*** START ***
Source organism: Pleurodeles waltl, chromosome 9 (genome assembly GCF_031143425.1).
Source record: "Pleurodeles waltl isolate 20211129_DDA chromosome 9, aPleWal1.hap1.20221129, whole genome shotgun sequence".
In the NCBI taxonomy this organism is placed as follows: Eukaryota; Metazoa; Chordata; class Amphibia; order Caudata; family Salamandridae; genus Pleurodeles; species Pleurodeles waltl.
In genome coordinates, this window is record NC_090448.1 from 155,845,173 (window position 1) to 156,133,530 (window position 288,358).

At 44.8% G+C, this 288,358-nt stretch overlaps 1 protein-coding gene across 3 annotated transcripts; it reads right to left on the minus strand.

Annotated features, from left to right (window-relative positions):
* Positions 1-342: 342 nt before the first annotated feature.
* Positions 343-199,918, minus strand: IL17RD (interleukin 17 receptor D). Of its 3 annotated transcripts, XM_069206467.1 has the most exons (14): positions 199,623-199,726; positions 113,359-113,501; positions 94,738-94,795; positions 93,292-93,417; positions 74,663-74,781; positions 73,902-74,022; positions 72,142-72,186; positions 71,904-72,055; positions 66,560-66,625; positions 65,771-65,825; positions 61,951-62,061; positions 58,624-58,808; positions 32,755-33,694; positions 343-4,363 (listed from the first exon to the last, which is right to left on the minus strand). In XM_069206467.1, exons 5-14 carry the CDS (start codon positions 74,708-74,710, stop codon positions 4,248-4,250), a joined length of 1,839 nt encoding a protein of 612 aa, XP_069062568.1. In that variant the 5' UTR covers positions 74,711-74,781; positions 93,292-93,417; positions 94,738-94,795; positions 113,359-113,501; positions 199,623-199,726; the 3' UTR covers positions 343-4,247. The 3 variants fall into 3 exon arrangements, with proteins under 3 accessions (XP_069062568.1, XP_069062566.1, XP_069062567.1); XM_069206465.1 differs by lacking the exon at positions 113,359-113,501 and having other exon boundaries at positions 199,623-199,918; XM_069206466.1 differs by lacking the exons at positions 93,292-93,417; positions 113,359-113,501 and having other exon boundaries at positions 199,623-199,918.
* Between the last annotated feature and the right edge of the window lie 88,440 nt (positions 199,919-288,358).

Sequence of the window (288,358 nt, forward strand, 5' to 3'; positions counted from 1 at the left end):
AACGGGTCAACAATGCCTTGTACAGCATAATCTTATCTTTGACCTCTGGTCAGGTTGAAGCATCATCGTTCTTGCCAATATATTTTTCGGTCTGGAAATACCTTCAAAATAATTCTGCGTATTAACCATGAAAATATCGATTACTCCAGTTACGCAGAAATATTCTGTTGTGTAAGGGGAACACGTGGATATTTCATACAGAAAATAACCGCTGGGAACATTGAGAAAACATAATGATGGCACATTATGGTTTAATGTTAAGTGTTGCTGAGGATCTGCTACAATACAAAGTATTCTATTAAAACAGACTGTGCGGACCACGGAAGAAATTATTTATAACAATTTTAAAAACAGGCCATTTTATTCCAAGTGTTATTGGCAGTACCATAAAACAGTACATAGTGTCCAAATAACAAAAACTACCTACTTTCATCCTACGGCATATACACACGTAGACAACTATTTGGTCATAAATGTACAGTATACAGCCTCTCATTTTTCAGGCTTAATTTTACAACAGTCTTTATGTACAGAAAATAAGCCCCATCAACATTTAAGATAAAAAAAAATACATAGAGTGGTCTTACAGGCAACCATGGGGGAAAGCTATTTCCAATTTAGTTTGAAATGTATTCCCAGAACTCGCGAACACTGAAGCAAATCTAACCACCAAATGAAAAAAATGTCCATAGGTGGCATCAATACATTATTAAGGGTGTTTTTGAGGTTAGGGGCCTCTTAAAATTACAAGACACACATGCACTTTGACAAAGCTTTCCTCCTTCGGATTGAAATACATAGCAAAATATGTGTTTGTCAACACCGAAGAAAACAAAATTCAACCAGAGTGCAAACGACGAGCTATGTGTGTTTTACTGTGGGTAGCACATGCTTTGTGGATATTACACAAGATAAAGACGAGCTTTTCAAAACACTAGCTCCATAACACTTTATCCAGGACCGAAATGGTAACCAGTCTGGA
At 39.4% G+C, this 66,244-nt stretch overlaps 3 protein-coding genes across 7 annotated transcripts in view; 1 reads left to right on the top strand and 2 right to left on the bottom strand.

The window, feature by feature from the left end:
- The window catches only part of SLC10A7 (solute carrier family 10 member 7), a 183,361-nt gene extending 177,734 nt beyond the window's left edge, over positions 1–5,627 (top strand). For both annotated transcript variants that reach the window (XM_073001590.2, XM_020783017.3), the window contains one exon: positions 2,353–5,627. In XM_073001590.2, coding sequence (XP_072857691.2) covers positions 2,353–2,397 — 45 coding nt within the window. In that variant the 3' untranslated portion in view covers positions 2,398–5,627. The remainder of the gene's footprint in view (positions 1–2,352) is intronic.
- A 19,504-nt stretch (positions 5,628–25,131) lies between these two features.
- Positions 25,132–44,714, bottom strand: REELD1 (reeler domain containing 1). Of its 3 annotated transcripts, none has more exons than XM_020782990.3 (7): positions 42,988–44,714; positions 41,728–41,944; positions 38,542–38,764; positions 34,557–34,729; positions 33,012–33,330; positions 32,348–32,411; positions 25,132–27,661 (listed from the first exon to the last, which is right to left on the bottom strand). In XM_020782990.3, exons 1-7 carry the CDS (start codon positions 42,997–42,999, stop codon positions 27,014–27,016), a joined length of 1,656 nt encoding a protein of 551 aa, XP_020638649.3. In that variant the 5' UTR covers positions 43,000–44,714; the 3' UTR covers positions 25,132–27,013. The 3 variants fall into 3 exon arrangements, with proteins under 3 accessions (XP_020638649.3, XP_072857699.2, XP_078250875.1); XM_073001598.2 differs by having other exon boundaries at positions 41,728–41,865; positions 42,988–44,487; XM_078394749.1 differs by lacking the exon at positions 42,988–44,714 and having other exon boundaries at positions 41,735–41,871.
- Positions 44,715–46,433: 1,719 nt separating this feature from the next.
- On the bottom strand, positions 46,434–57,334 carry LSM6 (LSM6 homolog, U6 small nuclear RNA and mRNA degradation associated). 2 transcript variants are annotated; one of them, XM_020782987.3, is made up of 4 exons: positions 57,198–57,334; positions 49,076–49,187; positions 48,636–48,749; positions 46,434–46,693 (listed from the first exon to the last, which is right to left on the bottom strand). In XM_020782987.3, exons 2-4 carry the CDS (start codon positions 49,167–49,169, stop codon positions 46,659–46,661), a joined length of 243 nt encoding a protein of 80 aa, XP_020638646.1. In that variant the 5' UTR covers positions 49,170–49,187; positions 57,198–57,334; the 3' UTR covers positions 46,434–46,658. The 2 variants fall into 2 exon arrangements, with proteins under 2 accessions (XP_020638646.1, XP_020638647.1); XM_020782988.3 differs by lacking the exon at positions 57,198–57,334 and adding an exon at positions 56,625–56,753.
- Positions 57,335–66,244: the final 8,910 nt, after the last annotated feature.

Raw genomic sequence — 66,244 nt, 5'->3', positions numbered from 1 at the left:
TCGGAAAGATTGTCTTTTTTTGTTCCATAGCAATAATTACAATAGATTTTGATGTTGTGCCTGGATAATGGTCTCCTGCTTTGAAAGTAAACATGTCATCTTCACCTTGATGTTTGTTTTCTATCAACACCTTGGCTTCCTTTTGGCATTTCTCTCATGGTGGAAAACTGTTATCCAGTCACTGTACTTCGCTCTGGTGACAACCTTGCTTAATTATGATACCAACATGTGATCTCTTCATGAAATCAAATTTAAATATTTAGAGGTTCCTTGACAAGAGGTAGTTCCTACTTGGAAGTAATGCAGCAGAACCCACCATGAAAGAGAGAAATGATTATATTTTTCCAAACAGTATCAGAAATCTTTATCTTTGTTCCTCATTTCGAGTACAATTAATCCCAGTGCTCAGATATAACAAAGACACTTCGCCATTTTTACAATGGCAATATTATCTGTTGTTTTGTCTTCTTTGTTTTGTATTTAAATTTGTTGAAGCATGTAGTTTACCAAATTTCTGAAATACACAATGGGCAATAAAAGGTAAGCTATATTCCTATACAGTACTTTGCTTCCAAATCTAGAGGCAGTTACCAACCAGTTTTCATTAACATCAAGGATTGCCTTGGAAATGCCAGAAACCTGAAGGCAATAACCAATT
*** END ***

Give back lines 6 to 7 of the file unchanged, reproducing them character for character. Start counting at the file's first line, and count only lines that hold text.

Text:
Annotated features, from left to right (window-relative positions):
* Positions 1-342: 342 nt before the first annotated feature.